“Love is, in fact, an intensification of life, a completeness, a fullness, a wholeness of life.”
— Thomas Merton
We use the word “love” so often these days. In many ways, it has become a tongue-in-cheek expression of endearment rather than a genuine characteristic of a healthy society. This is not the case for every one of us, but it is for some.
Sometimes (in our ignorance) we undermine the meaning of it, and in the process leave out the portion of love that pushes us a little too far for comfort.
Sure, we want people to love us. We want to feel that unconditional affection that belongs to every human being. But what if we don’t have the complete understanding of it?
What if the media attempts to define for us the kind of love that encourages an incomplete expression?
It’s easy for me to show love to people who love me back, but it’s not so easy the other way around. When there is opposition, rejection, or disagreement, most of us will naturally despise the person or crowd from whom it comes.
Loving them despite those circumstances, then, makes it all the more uncomfortable. It challenges our pride and self-centeredness in profound ways. Which is why this form of love is the real thing.
Abandoning the “Me” Syndrome
Look around you and you’ll find someone who needs help. Yet, many of us are content with simply feeling sorry and moving on, focusing on ourselves as if there’s nothing we can do. That’s just not true, not in the slightest sense.
What seems more important in our culture is consuming the latest and greatest. Our worldviews are drenched in selfishness. There’s so much I need. So much on my plate. Why would I want to worry about anyone else’s problems?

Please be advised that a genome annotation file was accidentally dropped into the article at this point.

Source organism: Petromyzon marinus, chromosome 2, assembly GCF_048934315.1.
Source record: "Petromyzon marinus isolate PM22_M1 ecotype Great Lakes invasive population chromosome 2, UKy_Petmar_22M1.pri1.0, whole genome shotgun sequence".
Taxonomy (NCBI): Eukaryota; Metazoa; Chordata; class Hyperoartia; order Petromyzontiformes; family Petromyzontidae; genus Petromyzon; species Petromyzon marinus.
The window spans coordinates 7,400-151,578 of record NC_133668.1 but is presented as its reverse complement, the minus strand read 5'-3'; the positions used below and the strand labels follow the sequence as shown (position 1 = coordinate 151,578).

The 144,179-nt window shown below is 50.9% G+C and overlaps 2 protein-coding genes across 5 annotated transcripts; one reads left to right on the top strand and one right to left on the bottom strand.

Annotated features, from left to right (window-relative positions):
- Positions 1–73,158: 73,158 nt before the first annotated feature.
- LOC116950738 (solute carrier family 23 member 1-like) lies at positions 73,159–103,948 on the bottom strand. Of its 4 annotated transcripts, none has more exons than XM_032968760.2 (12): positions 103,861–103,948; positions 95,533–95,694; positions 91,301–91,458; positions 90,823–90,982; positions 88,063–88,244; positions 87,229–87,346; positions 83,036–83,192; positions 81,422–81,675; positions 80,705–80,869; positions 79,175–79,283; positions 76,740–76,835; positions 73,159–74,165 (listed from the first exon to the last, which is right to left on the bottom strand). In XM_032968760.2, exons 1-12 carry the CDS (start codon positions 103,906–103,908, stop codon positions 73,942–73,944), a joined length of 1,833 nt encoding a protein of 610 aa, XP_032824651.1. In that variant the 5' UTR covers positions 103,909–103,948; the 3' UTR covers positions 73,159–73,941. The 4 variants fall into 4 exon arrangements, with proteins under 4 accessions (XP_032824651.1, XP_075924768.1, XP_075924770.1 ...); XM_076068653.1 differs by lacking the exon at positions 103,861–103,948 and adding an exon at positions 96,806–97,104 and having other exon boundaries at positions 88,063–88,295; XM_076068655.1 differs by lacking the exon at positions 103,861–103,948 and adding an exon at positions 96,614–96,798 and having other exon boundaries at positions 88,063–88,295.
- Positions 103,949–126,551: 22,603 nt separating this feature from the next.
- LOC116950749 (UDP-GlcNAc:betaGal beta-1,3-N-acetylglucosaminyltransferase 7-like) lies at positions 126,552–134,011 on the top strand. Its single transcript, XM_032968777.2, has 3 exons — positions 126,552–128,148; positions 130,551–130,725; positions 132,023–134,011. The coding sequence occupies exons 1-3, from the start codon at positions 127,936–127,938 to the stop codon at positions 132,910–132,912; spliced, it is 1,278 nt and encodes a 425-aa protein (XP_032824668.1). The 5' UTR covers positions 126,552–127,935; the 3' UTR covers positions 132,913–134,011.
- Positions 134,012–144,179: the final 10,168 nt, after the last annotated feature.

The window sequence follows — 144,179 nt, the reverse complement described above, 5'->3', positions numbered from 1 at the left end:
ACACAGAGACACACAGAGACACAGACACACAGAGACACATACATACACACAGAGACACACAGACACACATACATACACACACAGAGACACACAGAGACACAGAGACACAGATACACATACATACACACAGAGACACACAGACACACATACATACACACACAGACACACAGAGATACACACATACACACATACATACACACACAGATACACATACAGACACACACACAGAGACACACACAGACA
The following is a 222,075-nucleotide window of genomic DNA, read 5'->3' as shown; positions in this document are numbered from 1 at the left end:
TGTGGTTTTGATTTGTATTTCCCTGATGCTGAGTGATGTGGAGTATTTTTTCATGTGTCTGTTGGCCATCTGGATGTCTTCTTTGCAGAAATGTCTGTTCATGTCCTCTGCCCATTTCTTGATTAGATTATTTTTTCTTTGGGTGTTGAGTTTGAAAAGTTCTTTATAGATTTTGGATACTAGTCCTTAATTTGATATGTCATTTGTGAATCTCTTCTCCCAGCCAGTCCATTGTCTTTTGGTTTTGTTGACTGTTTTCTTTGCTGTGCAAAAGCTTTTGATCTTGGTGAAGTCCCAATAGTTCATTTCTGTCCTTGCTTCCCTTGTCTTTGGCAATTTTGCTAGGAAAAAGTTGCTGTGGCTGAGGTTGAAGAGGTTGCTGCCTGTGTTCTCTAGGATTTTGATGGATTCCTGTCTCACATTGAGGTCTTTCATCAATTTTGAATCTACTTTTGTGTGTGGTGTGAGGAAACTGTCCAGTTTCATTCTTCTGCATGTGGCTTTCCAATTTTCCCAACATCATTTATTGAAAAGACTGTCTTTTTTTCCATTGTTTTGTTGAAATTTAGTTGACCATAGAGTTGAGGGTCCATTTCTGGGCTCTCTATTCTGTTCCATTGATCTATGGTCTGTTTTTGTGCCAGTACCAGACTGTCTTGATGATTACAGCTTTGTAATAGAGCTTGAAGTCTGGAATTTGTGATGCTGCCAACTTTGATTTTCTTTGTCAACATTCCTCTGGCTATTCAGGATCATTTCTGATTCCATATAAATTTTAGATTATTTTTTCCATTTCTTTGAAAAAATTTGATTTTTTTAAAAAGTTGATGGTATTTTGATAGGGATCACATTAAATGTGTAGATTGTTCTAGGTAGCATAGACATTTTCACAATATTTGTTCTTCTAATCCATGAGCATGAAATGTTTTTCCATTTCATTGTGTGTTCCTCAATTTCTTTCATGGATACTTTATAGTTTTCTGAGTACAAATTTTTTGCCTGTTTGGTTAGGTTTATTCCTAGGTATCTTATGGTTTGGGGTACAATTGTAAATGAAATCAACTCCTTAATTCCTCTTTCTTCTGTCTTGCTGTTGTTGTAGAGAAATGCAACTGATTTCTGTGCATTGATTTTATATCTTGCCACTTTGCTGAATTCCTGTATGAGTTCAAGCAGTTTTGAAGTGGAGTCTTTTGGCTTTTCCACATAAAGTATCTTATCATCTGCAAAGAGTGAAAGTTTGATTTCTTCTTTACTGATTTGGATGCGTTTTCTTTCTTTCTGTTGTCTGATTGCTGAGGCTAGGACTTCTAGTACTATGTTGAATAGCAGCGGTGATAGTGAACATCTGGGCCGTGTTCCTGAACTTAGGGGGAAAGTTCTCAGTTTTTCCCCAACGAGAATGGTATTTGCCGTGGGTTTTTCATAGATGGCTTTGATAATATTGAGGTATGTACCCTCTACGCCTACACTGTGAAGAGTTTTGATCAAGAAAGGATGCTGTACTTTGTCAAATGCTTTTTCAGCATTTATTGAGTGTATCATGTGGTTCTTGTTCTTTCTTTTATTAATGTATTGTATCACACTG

But you can still do something. And the truth is, it will make you uncomfortable.
It will push you outside of the realms of yourself and help you see the needs around you, which are abundant.
Think about the work you do. It doesn’t matter what it may be at this moment, just ponder with me for a second. In some aspect or another, your tasks should be helping someone else down the line. You’re making someone else’s job easier, better, more manageable.
You’re providing valuable service to customers who called because they need something. During those moments, though, we are most often thinking about ourselves. We just want to get the day over with and move on with our lives.
Maybe that’s why you’re so stressed. Perhaps that’s why you can’t find pleasure in what you do. You’re focusing primarily on yourself.
What they need is not that important anyway, we say.
But real love is not always about how we feel when doing something. It’s about doing what we can to improve someone else’s life. It’s about sacrificing the “me” mentality for the “other” relationship, no matter how we feel. And that’s not easy.
This is something I have learned to accept in my own existence. I’ve realized there’s more to life than gaining exposure and popularity. The world we live in is quite dark, but it’s not one without light (as overwhelming as the dark may seem).
Giving More Than Taking
I’ll be the first to admit that it feels good to get attention. All eyes are on you. You get this dreamy picture of being on center stage, with the lights facing you and the flowers pouring in all around. This analogy is true for many areas of our lives.
When I created my Twitter account as a sophomore in high school, I set out to be the most popular kid in school. I was on the varsity basketball team, a proud member of FBLA (Future Business Leaders of America), and a notorious musician. But I felt the attention wasn’t enough at the time.
Every day I would make a goal to put something out there for my followers to see. The numbers would grow and grow, but it never seemed to be enough. After all, my goal was to be the most popular.